It is nearly impossible to hear the acronym “IE” in a workplace setting without somebody appending to it the word “sucks.” To be more genteel about it, older versions of Internet Explorer on corporate computers simply do not reflect the quality of modern browsers. So why does that massive corporation you work for make you use IE 8or older in the first place?
A complicated problem
Why you’re forced to do at least some work in slow, standards noncompliant, security risk-prone legacy versions of Internet Explorer comes down to your employer’s need to run corporate apps that sometimes were built more than 10 years ago. Back then, the apps were often built in ActiveX, a Microsoft programming framework that could get the job done a decade ago but now is horribly outdated.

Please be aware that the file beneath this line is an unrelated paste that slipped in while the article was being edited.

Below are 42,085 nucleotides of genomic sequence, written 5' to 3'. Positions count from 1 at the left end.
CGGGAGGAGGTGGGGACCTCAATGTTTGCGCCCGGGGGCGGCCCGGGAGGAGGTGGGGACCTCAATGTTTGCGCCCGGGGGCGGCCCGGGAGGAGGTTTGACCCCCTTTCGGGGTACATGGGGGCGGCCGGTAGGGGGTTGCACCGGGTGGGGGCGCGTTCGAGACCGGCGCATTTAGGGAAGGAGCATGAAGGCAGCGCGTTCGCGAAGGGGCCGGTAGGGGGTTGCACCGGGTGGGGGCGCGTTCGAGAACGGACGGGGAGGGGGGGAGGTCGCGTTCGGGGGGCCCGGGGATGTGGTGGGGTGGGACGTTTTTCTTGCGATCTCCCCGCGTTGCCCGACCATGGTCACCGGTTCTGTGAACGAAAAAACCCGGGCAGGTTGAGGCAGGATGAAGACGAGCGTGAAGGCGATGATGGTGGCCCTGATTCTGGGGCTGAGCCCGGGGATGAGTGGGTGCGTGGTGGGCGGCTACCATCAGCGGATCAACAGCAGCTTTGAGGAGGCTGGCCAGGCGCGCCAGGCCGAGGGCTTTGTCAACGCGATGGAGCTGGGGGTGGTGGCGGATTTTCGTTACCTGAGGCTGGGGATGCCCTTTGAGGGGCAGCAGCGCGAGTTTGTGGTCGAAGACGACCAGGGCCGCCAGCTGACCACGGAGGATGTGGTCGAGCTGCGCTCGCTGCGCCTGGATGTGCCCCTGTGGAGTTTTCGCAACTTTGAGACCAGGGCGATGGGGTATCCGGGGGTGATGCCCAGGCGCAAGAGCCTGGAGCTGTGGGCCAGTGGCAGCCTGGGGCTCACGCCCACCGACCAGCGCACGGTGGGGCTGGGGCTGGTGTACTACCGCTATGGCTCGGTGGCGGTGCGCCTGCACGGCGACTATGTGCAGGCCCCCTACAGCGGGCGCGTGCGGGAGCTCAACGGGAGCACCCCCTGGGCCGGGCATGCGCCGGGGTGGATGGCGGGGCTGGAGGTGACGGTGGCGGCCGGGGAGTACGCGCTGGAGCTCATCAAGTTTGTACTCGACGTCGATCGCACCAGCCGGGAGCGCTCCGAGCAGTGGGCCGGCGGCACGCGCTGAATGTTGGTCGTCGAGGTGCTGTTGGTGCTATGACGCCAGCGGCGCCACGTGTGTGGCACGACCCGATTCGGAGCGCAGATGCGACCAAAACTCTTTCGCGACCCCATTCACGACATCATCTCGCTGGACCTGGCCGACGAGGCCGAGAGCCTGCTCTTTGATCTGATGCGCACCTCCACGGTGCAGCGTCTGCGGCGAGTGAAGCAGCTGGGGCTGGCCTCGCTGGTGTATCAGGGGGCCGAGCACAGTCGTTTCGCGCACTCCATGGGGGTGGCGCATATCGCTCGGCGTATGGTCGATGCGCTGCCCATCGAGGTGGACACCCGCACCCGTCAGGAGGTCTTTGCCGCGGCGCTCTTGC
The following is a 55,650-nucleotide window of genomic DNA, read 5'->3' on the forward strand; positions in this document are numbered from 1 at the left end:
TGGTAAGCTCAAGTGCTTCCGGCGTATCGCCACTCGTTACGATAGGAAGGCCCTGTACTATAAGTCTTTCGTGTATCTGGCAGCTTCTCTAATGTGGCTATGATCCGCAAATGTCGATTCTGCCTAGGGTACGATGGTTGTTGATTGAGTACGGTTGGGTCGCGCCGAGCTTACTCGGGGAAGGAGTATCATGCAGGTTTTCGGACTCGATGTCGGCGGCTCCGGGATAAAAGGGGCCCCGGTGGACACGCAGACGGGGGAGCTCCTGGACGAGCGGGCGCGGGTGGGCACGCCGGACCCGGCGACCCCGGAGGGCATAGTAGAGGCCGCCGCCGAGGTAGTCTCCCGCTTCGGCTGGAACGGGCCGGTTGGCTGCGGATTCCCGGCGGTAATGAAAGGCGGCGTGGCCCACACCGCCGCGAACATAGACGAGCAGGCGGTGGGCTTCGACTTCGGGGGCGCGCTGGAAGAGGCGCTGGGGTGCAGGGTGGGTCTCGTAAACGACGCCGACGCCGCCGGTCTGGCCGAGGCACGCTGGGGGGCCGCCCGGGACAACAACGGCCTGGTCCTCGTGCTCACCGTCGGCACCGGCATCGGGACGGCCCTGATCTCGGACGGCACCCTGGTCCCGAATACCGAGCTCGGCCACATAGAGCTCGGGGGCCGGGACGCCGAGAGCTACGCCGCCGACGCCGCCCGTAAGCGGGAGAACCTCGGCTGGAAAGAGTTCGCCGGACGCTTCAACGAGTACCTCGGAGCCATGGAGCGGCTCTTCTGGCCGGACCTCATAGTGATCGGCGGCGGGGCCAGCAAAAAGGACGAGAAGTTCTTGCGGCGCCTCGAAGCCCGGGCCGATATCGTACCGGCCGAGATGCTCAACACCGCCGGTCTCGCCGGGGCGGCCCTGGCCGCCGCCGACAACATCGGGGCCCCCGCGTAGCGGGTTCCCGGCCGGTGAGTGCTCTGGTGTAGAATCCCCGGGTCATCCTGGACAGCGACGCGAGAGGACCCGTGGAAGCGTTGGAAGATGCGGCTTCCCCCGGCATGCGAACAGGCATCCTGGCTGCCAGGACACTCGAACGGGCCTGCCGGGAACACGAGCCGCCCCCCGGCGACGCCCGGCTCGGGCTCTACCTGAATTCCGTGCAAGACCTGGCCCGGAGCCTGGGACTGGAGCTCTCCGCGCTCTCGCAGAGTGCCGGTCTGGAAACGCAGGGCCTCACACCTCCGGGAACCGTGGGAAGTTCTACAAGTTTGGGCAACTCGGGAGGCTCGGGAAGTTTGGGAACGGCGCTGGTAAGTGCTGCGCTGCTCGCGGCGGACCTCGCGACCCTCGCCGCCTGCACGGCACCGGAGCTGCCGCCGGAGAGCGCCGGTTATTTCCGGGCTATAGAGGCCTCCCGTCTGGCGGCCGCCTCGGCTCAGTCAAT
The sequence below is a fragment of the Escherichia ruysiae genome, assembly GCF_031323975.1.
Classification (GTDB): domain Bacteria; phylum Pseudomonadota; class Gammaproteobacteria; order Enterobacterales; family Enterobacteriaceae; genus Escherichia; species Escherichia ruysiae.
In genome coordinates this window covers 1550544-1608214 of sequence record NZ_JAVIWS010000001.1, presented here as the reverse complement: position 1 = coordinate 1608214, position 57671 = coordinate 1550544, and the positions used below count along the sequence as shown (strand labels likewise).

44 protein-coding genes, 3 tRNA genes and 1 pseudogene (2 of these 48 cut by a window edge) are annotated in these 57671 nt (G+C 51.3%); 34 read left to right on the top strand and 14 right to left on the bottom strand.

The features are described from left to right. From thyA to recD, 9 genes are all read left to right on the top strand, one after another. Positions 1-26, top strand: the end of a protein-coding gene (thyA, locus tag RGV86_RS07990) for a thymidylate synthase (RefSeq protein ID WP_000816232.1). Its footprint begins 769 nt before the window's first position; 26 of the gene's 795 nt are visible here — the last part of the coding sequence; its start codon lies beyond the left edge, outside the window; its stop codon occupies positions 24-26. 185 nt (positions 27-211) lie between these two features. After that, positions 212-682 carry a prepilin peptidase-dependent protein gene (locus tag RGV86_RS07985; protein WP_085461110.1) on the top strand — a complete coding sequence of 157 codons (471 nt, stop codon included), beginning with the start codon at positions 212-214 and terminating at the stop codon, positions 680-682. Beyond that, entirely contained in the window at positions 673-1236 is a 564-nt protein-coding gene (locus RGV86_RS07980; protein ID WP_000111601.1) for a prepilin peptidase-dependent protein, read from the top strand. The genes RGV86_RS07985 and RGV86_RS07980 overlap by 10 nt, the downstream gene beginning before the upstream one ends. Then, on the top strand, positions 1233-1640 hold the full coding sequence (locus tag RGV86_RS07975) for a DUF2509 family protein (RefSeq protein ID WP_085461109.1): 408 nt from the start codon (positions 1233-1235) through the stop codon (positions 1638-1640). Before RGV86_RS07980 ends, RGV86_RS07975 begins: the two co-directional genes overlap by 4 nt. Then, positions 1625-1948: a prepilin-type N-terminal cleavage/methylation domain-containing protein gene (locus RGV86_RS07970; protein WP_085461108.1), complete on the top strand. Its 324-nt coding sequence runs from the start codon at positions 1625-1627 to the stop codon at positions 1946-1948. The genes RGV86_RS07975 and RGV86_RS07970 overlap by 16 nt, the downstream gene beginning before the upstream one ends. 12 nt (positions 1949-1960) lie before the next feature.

“The needs of a large enterprise are much different than that of you or me on our personal computers. While the benefits of upgrading to a modern browser are numerous, we recognize that some organizations need to set their own upgrade pace,” Microsoft representative Blair Cook wrote in an e-mail to CNET today. While the point about enterprise needs being different from home consumer needs is true, it doesn’t change the fact that businesses are currently struggling poorly with the tension between upgrading apps, upgrading browsers, and upgrading hardware.
And as anybody who has tried to load a Webmail client like Gmail in Internet Explorer 8 or older knows, HTML5 simply does not work in older versions of IE.